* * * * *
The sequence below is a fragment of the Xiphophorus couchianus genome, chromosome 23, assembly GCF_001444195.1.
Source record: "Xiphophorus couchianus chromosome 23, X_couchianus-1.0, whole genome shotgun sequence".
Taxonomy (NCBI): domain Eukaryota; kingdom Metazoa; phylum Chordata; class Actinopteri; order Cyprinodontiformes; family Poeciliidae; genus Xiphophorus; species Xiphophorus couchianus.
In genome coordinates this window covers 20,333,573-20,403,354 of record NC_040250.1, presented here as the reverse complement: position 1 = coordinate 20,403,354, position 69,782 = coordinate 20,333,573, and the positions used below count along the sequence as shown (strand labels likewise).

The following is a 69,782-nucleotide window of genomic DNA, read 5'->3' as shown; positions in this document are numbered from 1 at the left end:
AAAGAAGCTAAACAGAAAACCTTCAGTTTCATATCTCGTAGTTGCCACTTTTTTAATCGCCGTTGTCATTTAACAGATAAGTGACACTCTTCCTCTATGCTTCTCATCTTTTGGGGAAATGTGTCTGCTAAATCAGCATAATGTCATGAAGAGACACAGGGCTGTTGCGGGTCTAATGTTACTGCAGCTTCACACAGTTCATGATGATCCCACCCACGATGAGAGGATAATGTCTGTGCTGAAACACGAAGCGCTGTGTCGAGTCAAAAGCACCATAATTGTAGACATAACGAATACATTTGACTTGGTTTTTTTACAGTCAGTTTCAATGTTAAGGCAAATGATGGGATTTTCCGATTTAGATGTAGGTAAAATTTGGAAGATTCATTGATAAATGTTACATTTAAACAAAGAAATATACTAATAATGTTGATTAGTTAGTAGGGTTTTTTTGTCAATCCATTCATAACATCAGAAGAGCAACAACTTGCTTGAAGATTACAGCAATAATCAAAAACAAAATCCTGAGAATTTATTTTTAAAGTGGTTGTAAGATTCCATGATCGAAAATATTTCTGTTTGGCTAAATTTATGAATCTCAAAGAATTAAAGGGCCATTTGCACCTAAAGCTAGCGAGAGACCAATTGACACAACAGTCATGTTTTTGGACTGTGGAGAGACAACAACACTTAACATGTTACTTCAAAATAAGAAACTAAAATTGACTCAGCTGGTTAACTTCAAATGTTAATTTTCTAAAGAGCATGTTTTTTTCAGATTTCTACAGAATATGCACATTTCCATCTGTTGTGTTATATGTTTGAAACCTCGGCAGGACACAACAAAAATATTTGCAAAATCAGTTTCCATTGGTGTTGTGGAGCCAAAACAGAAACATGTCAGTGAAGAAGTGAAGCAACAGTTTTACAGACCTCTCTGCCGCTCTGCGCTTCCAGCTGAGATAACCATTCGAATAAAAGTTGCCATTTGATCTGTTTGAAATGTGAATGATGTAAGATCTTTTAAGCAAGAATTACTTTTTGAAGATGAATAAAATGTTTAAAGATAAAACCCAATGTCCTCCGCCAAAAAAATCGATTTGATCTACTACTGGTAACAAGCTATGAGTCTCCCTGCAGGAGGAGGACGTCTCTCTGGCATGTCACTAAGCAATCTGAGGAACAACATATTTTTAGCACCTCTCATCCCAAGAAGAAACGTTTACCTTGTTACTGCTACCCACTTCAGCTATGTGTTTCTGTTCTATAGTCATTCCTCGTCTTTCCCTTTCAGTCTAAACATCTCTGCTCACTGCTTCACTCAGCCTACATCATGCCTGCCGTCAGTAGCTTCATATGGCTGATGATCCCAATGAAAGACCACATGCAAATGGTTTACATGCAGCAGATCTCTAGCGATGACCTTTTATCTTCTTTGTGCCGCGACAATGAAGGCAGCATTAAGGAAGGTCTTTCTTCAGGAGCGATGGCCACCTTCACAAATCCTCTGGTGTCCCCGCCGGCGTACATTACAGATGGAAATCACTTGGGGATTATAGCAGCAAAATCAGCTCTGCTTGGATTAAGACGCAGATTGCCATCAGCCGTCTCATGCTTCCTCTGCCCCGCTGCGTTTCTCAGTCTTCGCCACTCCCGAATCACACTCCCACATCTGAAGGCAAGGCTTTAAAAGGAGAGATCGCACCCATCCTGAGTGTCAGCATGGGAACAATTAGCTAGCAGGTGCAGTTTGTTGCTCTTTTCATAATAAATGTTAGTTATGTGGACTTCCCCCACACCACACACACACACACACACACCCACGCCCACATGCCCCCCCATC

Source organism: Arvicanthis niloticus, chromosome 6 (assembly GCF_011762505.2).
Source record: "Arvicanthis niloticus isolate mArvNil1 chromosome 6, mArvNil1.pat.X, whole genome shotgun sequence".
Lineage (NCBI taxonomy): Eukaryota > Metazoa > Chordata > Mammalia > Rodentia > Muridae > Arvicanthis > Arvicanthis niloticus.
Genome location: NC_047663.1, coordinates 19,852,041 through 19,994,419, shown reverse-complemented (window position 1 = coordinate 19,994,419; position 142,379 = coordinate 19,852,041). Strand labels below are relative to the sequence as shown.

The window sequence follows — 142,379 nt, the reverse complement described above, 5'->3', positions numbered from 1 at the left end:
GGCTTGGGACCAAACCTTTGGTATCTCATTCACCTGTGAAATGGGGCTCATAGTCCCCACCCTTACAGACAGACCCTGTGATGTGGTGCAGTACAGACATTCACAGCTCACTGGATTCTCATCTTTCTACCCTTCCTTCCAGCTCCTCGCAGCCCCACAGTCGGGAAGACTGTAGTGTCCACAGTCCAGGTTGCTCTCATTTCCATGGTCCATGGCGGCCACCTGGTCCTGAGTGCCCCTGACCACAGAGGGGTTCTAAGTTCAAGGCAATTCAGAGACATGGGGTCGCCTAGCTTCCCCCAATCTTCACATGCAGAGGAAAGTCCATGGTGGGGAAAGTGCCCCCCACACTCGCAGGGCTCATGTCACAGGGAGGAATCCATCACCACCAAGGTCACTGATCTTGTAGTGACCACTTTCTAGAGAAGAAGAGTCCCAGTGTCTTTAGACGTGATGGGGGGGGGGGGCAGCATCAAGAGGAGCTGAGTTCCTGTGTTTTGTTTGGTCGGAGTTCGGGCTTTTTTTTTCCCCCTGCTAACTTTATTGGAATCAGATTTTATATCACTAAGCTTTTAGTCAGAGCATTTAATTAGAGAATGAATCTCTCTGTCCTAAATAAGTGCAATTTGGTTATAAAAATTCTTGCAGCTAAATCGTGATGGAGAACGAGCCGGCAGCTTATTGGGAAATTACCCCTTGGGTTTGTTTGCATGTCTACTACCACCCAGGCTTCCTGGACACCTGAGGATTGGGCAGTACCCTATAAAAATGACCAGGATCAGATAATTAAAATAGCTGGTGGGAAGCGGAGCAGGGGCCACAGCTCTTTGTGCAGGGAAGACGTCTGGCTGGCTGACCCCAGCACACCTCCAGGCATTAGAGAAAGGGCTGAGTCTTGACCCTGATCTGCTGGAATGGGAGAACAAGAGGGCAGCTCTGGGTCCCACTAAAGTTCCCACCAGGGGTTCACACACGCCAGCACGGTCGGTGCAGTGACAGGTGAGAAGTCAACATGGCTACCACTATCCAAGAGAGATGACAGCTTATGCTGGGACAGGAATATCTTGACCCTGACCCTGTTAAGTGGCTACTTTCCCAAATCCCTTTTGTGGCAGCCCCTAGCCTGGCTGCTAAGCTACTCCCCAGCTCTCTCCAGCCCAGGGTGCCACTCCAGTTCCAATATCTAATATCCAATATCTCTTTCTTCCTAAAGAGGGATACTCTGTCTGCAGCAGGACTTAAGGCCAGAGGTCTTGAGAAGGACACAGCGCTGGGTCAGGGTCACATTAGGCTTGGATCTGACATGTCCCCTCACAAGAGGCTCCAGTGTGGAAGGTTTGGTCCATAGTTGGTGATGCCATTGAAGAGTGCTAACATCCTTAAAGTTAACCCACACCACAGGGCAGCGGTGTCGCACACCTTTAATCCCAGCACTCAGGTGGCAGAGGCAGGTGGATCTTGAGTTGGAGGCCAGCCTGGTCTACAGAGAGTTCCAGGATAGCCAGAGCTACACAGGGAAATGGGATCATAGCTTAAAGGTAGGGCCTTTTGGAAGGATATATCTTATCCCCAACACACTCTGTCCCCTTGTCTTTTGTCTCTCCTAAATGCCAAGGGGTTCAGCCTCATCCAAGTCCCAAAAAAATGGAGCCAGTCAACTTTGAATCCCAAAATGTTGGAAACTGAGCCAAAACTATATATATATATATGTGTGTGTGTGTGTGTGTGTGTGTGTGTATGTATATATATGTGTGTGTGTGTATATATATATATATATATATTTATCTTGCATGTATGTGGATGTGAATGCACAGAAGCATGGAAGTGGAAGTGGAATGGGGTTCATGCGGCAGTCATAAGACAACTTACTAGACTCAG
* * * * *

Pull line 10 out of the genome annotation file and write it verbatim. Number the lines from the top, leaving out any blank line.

Genome location: NC_047663.1, coordinates 19,852,041 through 19,994,419, shown reverse-complemented (window position 1 = coordinate 19,994,419; position 142,379 = coordinate 19,852,041). Strand labels below are relative to the sequence as shown.